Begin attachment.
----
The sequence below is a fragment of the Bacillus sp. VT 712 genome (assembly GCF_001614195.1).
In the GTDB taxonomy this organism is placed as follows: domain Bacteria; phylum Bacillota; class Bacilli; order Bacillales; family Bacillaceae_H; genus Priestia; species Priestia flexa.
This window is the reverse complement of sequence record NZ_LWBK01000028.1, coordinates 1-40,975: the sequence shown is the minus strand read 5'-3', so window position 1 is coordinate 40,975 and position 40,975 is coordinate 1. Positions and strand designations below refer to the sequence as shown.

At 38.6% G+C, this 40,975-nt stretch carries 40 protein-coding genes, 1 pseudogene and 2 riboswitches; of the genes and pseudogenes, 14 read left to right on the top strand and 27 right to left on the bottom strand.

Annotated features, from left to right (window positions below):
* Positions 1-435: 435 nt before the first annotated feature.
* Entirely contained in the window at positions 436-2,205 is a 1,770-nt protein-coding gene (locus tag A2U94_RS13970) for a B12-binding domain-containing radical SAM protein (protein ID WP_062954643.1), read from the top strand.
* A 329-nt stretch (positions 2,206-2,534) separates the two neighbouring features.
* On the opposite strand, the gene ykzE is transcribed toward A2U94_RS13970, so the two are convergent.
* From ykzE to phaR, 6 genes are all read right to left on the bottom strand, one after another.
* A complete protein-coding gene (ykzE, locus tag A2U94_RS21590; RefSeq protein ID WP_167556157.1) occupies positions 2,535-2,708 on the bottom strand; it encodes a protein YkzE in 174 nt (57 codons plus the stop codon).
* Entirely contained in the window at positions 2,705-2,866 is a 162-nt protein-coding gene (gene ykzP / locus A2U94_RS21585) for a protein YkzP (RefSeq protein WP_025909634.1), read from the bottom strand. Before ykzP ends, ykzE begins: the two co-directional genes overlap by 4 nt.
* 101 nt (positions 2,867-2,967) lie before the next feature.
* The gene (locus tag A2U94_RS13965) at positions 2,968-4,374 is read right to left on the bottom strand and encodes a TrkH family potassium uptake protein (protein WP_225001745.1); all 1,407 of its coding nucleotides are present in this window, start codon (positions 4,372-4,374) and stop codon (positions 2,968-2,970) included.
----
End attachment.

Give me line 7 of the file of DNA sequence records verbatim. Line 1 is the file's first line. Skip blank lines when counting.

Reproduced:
* Entirely contained in the window at positions 436-2,205 is a 1,770-nt protein-coding gene (locus tag A2U94_RS13970) for a B12-binding domain-containing radical SAM protein (protein ID WP_062954643.1), read from the top strand.